Whatever type of investment you are considering--including but not
limited to futures contracts--it makes sense to begin by obtaining as
much information as possible about that particular investment. The more
you know in advance, the less likely there will be surprises later on.
Moreover, even among futures contracts, there are important differences
which--because they can affect your investment results--should be taken
into account in making your investment decisions.
The Contract Unit
Delivery-type futures contracts stipulate the specifications of the
commodity to be delivered (such as 5,000 bushels of grain, 40,000 pounds
of livestock, or 100 troy ounces of gold). Foreign currency futures
provide for delivery of a specified number of marks, francs, yen, pounds
or pesos. U.S. Treasury obligation futures are in terms of instruments
having a stated face value (such as $100,000 or $1 million) at maturity.
Futures contracts that call for cash settlement rather than delivery are
based on a given index number times a specified dollar multiple. This is
the case, for example, with stock index futures. Whatever the yardstick,
it's important to know precisely what it is you would be buying or
selling, and the quantity you would be buying or selling.
How Prices are Quoted
Futures prices are usually quoted the same way prices are quoted in the
cash market (where a cash market exists). That is, in dollars, cents,
and sometimes fractions of a cent, per bushel, pound or ounce; also in
dollars, cents and increments of a cent for foreign currencies; and in
points and percentages of a point for financial instruments. Cash
settlement contract prices are quoted in terms of an index number,
usually stated to two decimal points. Be certain you understand the
price quotation system for the particular futures contract you are
Minimum Price Changes
Exchanges establish the minimum amount that the price can fluctuate
upward or downward. This is known as the "tick" For example, each tick
for grain is 0.25 cents per bushel. On a 5,000 bushel futures contract,
that's $12.50. On a gold futures contract, the tick is 10 cents per
ounce, which on a 100 ounce contract is $10. You'll want to familiarize
yourself with the minimum price fluctuation--the tick size--for whatever
futures contracts you plan to trade. And, of course, you'll need to know
how a price change of any given amount will affect the value of the
Daily Price Limits
Exchanges establish daily price limits for trading in futures contracts.
The limits are stated in terms of the previous day's closing price plus
and minus so many cents or dollars per trading unit. Once a futures
price has increased by its daily limit, there can be no trading at any
higher price until the next day of trading. Conversely, once a futures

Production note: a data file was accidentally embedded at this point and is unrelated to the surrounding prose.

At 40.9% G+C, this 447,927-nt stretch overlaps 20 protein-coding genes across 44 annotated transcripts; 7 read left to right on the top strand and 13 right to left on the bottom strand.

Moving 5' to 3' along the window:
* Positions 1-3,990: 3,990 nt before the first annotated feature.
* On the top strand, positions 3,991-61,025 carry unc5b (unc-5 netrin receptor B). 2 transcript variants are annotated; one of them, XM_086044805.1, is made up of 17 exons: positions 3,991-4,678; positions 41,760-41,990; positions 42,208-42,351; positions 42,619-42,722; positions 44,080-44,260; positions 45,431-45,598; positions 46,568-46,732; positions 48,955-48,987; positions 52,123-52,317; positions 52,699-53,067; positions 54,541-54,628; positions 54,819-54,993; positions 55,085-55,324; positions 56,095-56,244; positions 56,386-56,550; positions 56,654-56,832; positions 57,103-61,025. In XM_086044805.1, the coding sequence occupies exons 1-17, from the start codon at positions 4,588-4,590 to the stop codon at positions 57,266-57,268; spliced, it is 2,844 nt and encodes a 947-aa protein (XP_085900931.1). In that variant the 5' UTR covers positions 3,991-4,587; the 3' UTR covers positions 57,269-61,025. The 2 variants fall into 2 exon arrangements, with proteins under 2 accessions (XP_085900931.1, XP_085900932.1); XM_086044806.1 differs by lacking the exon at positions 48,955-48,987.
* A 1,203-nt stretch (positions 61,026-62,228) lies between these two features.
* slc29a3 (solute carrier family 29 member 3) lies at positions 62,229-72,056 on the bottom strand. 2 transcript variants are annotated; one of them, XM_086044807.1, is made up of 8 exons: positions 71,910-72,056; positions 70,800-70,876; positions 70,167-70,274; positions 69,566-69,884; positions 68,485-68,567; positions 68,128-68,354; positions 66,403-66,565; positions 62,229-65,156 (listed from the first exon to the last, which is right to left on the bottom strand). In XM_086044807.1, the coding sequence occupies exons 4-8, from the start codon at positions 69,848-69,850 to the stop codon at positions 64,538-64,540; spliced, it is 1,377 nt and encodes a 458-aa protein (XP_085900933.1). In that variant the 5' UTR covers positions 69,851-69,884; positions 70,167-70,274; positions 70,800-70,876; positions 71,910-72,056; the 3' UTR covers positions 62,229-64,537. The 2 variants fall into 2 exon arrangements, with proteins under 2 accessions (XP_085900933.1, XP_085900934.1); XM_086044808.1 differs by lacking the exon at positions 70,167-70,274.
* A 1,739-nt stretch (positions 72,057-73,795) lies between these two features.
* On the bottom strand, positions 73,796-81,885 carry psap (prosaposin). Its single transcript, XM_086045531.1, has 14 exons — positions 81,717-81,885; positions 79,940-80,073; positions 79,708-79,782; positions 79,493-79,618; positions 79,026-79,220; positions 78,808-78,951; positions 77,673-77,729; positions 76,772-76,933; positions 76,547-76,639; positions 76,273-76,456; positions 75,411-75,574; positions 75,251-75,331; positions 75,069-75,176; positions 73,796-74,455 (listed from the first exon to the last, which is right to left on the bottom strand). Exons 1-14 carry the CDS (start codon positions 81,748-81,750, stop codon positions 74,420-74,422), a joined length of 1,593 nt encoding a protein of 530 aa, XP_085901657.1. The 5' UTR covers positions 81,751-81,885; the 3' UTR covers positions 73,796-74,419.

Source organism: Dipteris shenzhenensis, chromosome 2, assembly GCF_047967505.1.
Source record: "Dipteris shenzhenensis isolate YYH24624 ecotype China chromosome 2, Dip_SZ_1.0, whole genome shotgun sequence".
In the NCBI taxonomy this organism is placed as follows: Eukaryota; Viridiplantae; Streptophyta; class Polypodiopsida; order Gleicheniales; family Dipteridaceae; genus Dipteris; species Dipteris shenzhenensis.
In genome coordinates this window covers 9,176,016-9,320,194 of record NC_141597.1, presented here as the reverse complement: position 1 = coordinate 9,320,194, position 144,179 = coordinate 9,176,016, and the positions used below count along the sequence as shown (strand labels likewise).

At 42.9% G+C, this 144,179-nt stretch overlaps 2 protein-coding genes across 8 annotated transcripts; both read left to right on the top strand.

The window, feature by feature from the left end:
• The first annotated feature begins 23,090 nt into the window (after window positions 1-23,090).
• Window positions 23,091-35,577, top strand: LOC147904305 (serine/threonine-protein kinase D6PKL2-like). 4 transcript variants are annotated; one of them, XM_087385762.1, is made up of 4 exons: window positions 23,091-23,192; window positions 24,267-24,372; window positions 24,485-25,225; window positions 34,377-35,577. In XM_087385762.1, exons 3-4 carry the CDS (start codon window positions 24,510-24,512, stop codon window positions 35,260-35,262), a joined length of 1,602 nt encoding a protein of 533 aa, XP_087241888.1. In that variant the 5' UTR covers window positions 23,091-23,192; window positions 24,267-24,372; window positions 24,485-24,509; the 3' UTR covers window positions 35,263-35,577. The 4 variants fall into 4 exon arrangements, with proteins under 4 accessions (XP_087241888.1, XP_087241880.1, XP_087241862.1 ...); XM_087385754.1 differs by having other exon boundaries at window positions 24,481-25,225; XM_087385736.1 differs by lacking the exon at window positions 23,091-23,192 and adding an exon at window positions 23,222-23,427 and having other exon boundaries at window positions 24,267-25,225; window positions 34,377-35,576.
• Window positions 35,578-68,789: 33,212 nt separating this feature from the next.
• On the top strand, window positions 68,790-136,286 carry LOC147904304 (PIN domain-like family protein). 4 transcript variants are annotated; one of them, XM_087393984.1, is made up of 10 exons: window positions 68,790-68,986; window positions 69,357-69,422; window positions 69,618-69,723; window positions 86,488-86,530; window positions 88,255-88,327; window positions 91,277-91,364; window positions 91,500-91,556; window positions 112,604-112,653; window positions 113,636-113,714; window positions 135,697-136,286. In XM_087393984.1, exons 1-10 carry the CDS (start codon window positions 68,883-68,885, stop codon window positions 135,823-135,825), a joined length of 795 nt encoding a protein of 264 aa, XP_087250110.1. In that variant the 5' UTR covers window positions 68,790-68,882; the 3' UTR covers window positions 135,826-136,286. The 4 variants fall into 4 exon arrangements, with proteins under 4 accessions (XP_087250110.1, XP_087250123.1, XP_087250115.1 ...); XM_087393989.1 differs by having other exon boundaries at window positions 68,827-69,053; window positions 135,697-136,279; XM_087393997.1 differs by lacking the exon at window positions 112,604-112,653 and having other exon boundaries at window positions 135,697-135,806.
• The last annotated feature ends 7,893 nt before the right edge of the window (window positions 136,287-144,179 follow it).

price has declined by its daily limit, there can be no trading at any
lower price until the next day of trading. Thus, if the daily limit for
a particular grain is currently 10 cents a bushel and the previous day's
settlement price was $3.00, there can not be trading during the current
day at any price below $2.90 or above $3.10. The price is allowed to
increase or decrease by the limit amount each day.
For some contracts, daily price limits are eliminated during the month
in which the contract expires. Because prices can become particularly
volatile during the expiration month (also called the "delivery" or
"spot" month), persons lacking experience in futures trading may wish
to liquidate their positions prior to that time. Or, at the very least,
trade cautiously and with an understanding of the risks which may be
Daily price limits set by the exchanges are subject to change. They can,
for example, be increased once the market price has increased or
decreased by the existing limit for a given number of successive days.
Because of daily price limits, there may be occasions when it is not
possible to liquidate an existing futures position at will. In this
event, possible alternative strategies should be discussed with a broker
Although the average trader is unlikely to ever approach them, exchanges
and the CFTC establish limits on the maximum speculative position that
any one person can have at one time in any one futures contract. The
purpose is to prevent one buyer or seller from being able to exert undue
influence on the price in either the establishment or liquidation of
positions. Position limits are stated in number of contracts or total
units of the commodity.
The easiest way to obtain the types of information just discussed is to
ask your broker or other advisor to provide you with a copy of the
contract specifications for the specific futures contracts you are
thinking about trading. Or you can obtain the information from the
exchange where the contract is traded.
excerpted from Understanding Opportunities and Risks in Futures Trading
Copyright 1986 by National Futures Association
Brought to you by - The 'Lectric Law Library
The Net's Finest Legal Resource For Legal Pros & Laypeople Alike.